Jade carvings of pigs rendered with bold angular cuts and in reclining poses were made throughout the Han and Six Dynasties period and form an important group of jade carvings that were used both in daily life and for burial. Made in the so-called Han badao ('Han eight cuts') style, whereby the design is created by a small number of deep cuts, jade pigs of this type are known with perforations that run from below the snout through the tail ridge, or pierced under the snout and on the tail, such as the present pair. Although the function of these jade pigs remains a matter of speculation, numerous examples were found in burial sites, often held in the hands of the diseased.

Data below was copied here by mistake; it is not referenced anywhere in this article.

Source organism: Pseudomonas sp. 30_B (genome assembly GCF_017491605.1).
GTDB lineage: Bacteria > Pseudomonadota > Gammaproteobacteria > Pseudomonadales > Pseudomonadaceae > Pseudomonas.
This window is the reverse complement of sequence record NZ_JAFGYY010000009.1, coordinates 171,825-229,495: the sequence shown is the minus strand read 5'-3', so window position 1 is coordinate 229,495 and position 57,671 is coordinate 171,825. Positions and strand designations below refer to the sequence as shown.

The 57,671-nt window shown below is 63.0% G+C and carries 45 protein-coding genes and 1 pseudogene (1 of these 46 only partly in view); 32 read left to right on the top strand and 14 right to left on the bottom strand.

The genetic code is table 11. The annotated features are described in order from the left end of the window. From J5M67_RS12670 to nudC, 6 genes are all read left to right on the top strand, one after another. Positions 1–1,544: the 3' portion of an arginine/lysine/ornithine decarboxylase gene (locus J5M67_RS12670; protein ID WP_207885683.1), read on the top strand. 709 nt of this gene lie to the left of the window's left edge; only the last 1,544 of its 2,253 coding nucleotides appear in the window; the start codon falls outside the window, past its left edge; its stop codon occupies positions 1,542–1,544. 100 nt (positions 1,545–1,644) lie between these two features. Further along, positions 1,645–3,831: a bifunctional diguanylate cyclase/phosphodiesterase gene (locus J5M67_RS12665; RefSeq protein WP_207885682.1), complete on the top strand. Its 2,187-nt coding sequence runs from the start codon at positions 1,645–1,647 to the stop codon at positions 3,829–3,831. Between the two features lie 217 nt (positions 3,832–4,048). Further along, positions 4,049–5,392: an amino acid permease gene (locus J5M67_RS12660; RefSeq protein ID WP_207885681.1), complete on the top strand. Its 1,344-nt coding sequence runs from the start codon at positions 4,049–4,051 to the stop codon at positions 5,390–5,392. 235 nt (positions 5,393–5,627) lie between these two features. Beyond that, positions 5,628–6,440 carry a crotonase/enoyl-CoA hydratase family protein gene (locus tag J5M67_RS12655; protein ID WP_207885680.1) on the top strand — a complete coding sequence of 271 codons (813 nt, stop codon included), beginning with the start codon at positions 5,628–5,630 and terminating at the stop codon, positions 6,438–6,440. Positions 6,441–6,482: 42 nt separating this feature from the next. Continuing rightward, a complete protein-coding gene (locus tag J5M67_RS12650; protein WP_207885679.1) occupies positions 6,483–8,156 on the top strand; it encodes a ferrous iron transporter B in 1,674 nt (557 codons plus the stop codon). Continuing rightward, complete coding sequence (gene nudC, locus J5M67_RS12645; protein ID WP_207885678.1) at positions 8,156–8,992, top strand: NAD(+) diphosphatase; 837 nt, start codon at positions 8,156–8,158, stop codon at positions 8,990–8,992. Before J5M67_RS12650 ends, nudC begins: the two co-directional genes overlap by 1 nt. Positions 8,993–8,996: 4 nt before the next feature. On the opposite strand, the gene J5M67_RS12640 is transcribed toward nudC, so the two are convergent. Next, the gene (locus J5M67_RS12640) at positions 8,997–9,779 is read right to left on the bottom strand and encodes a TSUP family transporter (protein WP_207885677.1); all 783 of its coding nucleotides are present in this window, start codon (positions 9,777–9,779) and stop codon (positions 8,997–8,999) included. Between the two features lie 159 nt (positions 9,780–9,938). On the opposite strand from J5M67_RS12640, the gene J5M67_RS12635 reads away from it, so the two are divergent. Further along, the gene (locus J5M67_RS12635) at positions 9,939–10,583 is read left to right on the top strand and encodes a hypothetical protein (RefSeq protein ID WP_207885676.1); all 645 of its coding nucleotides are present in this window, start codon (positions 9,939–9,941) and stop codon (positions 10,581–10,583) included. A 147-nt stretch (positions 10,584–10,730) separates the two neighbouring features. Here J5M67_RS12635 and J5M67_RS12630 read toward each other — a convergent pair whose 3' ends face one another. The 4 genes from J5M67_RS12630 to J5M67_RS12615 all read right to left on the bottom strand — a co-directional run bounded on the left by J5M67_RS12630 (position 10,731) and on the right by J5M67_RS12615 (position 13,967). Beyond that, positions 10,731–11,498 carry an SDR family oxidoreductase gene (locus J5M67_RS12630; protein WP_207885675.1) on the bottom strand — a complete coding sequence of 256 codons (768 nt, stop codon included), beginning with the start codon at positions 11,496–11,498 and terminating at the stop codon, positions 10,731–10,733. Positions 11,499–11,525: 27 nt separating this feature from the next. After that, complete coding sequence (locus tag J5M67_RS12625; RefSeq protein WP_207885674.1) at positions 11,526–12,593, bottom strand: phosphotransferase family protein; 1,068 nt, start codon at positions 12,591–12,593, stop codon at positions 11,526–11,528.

Similarly carved jade pigs excavated from Han dynasty tombs include a pair unearthed from Tomb 104 at Baonudun, Hanjiang, Jiangsu province, illustrated in The Complete Collection of Jades Unearthed in China, Beijing, 2005, vol. 7, pl. 141; one from Youxiangxincun, Huayin, Shaanxi province, illustrated ibid., vol. 14, pl. 170, together with a pair from the northern suburbs of Xi'an, Shaanxi province, pl. 169, and one from Hongmiaopo, Xi'an, pl. 168; and a further pig from Tomb 1 at Dongyuan, Bozhou, Anhui province, published ibid., vol. 6, pl. 153. Compare also jade carvings of pigs in private collections, such as six pairs from the Yang-te-t'ang and Piao-te-Hsuan collections, included in the Collectors' Exhibition of Archaic Chinese Jades, National Palace Museum, Taipei, 1995, cat. nos 84-86 and 88-90; a pig from the Bei Shan Tang collection, included in the Min Chiu Society exhibition Chinese Jade Carving, Hong Kong Museum of Art, Hong Kong, 1983, cat. no. 121; another included in the exhibition Chinese Jades from Han to Ch'ing, Asia House Gallery, New York, 1980, cat. no. 15; and a further example in the Victoria and Albert Museum, London, illustrated in Ming Wilson, Chinese Jades, London, 2004, pl. 73.